Viral Hepatitis C

  • Jiaren Sun
  • Gaurav Chaturvedi
  • Steven A. Weinman
Part of the Molecular Pathology Library book series (MPLB, volume 5)


Chronic hepatitis C is a viral infection characterized by a chronic inflammatory liver disease that frequently leads to cirrhosis and hepatocellular carcinoma. The liver disease is initiated by a host immune response to viral infection of hepatocytes that is ineffective in clearing the virus in at least half of the cases. Once chronic infection is established, the virus modulates host-cell signaling and the metabolic processes that produce lipid accumulation, oxidative stress, insulin resistance, cell-cycle checkpoint disturbances, and fibrogenesis. Some of these effects are secondary to cytokines secreted by infected hepatocytes and immune cells, but others are direct effects of viral proteins on cell processes. This review summarizes the current understanding of the mechanisms by which HCV produces its effects on the liver and the significance of these to disease progression.


Chronic Hepatitis Liver Injury Core Protein Microsomal Triglyceride Transfer Protein Sterol Regulatory Element Binding Protein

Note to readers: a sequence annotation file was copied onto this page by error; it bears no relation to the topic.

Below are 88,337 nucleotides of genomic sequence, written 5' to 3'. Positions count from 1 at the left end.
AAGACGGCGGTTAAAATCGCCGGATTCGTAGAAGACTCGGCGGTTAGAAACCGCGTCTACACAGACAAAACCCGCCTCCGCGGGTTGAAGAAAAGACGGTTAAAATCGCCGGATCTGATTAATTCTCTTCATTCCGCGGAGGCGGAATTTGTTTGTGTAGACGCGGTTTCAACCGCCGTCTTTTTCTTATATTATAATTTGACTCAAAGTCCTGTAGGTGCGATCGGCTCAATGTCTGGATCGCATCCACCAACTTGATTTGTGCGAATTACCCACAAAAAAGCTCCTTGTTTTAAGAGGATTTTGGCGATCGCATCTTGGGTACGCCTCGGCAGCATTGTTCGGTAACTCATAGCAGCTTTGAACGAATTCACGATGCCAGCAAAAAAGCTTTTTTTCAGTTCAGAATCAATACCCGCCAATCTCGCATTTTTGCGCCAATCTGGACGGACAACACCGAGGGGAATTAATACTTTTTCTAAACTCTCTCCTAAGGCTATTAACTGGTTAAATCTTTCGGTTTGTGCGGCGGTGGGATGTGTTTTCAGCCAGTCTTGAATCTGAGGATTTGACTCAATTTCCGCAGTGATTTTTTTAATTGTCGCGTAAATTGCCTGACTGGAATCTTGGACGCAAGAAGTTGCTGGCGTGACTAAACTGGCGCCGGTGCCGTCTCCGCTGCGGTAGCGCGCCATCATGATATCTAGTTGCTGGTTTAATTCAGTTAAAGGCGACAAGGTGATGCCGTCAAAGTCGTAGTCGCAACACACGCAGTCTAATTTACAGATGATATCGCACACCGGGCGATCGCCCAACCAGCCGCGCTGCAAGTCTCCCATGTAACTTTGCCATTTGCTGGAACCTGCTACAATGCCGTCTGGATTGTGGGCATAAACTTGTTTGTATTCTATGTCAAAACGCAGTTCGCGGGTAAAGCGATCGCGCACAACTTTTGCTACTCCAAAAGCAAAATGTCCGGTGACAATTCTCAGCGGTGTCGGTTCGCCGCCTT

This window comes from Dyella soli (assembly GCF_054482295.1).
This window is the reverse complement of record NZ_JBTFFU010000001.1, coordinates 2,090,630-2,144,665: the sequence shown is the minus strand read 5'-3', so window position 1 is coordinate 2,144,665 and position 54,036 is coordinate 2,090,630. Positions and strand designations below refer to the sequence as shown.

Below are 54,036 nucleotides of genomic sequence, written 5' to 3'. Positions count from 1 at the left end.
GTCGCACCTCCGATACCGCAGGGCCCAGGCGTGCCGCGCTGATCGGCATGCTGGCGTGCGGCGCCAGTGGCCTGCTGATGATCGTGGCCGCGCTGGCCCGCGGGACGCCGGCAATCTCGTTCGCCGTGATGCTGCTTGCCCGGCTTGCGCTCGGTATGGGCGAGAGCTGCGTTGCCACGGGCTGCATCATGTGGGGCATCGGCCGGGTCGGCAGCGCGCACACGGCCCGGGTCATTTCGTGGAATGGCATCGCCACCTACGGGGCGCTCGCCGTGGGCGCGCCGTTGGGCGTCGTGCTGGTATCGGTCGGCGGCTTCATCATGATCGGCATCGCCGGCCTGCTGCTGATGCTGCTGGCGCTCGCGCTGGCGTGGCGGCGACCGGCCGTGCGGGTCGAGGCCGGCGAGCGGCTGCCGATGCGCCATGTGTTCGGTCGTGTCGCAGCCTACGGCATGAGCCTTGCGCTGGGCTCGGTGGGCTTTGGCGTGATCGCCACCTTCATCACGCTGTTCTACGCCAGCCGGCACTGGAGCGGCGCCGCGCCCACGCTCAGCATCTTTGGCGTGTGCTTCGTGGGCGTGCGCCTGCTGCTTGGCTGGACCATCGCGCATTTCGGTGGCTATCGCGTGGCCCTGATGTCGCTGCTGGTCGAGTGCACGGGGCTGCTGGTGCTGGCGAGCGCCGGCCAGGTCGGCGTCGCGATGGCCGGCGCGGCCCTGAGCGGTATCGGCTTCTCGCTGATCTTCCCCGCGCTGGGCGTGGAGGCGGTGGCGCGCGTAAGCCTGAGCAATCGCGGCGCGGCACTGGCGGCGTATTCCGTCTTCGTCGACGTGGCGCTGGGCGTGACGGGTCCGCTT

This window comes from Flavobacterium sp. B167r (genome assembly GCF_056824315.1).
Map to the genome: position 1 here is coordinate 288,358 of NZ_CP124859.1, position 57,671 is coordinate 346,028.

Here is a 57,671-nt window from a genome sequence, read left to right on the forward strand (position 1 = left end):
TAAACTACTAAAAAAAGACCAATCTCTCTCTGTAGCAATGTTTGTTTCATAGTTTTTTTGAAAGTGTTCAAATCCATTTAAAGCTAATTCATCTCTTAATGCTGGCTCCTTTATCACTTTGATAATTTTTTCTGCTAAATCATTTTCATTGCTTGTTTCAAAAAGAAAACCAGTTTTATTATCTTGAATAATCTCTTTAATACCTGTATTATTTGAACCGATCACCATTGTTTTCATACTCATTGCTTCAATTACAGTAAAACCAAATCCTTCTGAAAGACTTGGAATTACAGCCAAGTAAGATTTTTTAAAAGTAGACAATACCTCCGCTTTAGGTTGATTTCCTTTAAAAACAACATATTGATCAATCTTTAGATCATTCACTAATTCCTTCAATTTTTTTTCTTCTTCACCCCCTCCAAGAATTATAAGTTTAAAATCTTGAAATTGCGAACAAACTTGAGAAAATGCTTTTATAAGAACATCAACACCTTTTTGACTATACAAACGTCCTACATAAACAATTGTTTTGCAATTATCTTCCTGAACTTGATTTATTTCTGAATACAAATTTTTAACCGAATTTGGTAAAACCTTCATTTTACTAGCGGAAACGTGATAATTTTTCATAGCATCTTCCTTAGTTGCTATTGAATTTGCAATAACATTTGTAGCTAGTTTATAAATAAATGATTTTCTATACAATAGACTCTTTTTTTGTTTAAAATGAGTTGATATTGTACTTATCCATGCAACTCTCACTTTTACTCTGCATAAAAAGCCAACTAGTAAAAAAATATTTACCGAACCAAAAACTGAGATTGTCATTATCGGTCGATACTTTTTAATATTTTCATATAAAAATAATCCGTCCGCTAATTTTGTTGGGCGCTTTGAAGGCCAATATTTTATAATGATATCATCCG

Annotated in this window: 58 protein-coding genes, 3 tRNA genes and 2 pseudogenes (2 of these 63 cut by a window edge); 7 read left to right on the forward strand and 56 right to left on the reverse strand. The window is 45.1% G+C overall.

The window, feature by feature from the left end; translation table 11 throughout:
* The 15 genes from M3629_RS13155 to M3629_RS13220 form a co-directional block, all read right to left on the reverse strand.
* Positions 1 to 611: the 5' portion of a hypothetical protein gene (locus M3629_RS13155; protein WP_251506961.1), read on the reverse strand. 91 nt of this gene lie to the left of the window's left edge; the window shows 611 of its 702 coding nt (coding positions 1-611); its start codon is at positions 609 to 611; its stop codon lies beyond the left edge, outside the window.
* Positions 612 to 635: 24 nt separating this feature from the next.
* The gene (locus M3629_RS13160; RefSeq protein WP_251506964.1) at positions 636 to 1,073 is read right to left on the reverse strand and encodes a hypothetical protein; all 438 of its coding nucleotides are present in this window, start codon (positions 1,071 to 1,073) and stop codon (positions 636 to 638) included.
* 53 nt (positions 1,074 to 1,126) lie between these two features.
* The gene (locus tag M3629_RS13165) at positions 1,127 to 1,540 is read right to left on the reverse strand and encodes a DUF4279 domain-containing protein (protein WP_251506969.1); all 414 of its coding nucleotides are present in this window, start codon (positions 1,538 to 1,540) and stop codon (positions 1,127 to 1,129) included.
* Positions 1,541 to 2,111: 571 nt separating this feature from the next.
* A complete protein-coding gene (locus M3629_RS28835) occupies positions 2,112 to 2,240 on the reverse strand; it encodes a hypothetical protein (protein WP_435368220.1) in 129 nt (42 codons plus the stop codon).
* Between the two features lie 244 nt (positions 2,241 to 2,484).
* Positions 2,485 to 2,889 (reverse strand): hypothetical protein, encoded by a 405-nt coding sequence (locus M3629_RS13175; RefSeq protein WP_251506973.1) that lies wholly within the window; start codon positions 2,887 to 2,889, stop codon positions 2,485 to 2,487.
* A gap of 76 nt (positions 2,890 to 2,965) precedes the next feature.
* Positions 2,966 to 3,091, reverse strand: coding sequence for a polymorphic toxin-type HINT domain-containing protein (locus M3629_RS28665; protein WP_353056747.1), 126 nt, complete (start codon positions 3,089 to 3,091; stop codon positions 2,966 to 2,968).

These keywords were added by machine and not by the authors. This process is experimental and the keywords may be updated as the learning algorithm improves.



Work from the author’s laboratories was supported by NIH grants AA012863 (SW) and AI069142 (JS). We gratefully acknowledge Mardelle Susman and Elizabeth Zeller-Last for assistance with manuscript preparation.


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Copyright information

© Springer Science+Business Media, LLC 2011

Authors and Affiliations

  • Jiaren Sun
  • Gaurav Chaturvedi
  • Steven A. Weinman
    • 1
  1. 1.Department of Internal MedicineUniversity of Kansas Medical CenterKansas CityUSA

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